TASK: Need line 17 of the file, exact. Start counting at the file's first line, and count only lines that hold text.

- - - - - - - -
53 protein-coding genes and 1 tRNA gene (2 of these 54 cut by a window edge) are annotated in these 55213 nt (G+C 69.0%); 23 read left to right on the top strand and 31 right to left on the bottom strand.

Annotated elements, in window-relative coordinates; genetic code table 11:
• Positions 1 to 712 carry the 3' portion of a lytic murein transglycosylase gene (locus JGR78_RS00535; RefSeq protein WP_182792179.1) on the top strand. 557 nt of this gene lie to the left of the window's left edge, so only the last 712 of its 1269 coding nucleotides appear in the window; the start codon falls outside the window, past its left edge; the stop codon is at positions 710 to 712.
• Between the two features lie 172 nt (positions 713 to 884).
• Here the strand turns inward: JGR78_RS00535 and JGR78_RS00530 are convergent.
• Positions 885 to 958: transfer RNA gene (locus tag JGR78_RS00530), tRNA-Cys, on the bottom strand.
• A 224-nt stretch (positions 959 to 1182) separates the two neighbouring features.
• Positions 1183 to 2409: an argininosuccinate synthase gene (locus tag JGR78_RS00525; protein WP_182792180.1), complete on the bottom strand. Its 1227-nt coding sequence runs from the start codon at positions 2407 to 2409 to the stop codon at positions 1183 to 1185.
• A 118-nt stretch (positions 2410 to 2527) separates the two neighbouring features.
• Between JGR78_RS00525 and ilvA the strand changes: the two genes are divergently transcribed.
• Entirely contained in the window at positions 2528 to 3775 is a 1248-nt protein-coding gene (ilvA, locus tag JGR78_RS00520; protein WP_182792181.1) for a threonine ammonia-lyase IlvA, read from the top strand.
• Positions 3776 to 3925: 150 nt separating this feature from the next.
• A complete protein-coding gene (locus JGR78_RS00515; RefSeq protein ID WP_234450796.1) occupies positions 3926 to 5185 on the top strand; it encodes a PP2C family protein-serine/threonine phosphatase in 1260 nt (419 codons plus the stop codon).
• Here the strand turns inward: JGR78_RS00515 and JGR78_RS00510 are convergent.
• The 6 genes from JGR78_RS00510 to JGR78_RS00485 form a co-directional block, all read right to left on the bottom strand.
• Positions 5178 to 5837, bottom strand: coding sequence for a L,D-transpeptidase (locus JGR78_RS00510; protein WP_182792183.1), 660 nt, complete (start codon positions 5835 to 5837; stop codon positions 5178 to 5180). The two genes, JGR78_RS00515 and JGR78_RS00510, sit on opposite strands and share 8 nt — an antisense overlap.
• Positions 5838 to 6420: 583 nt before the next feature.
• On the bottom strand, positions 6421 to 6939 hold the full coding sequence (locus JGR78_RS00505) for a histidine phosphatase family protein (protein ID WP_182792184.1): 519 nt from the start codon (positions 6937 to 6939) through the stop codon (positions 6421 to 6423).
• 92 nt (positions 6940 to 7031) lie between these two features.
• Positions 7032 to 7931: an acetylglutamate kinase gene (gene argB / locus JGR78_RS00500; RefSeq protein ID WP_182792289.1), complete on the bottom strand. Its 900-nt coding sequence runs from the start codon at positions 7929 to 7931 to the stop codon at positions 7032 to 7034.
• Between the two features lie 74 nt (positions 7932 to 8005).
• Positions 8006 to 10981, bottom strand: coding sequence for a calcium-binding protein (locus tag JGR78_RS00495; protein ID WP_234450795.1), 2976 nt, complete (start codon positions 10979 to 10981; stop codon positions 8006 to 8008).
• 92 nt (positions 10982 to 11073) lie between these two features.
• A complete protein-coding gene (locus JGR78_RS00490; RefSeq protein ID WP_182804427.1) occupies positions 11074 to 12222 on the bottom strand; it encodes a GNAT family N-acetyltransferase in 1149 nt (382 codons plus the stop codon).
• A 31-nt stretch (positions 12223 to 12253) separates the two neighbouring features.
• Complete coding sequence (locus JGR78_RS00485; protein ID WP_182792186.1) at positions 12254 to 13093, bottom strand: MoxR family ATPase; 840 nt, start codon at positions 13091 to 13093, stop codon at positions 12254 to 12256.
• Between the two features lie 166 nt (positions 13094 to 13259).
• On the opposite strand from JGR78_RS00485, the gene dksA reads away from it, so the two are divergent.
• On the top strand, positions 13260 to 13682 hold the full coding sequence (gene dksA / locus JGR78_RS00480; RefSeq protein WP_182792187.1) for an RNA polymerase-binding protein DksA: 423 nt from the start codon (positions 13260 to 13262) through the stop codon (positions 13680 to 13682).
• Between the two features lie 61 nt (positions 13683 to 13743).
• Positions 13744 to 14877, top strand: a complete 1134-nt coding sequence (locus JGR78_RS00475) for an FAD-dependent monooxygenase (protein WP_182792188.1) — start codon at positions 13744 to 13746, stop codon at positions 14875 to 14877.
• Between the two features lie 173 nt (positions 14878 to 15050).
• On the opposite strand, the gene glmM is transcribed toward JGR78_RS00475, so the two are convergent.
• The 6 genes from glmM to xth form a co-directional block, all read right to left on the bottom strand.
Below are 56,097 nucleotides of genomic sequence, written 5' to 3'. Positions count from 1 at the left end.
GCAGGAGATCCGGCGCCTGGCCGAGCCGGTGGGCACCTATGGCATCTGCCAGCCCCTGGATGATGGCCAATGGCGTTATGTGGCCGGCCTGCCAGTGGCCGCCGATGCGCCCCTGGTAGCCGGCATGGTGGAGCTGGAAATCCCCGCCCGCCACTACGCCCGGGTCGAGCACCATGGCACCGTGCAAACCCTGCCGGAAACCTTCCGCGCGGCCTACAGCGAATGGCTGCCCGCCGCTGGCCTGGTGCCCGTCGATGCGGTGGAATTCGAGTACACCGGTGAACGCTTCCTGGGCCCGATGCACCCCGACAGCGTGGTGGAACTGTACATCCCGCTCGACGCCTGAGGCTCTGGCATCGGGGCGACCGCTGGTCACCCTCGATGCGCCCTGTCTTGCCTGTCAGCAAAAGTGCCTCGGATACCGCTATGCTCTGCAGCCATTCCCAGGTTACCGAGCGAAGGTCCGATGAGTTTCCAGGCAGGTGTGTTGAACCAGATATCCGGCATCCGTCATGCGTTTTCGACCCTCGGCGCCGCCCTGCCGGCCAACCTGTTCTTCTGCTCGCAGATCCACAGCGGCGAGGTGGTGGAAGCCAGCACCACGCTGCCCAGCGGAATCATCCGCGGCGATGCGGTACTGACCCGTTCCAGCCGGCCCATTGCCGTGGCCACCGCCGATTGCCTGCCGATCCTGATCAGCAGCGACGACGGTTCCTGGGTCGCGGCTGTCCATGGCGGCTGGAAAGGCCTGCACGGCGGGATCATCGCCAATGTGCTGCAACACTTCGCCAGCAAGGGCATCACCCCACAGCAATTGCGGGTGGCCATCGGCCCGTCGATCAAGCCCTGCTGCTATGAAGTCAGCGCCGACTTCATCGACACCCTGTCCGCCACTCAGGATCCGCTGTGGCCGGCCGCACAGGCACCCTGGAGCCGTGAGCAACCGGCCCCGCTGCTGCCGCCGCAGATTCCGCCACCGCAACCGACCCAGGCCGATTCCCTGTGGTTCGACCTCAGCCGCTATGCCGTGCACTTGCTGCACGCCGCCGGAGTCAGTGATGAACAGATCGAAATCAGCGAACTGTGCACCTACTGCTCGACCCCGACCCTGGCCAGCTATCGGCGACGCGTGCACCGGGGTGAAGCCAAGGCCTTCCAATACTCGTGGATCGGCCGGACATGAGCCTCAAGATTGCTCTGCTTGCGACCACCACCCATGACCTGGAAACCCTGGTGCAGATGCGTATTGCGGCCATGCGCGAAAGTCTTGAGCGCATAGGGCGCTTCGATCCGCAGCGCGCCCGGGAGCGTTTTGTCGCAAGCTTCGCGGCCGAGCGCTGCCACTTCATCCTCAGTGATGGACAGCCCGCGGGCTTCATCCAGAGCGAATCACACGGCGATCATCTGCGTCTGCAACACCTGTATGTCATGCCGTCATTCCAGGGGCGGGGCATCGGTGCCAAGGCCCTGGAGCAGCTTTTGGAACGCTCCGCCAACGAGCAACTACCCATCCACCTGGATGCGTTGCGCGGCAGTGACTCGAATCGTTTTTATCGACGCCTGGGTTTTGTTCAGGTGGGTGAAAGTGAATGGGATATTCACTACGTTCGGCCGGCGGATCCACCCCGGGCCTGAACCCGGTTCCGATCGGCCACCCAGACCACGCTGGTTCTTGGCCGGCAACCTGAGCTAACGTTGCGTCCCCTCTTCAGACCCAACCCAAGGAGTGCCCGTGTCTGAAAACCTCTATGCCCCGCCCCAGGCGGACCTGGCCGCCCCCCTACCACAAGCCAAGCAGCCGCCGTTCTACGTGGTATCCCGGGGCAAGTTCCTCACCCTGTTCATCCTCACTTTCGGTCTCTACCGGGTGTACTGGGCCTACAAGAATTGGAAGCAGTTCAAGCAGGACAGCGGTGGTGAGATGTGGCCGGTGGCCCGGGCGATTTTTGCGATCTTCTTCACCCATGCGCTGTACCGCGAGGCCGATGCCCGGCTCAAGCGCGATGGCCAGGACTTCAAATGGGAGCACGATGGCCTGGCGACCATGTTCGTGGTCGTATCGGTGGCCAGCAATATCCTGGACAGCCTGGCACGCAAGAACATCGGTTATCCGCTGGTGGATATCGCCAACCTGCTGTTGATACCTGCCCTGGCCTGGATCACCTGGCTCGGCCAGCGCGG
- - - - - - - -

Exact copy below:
• Positions 5838 to 6420: 583 nt before the next feature.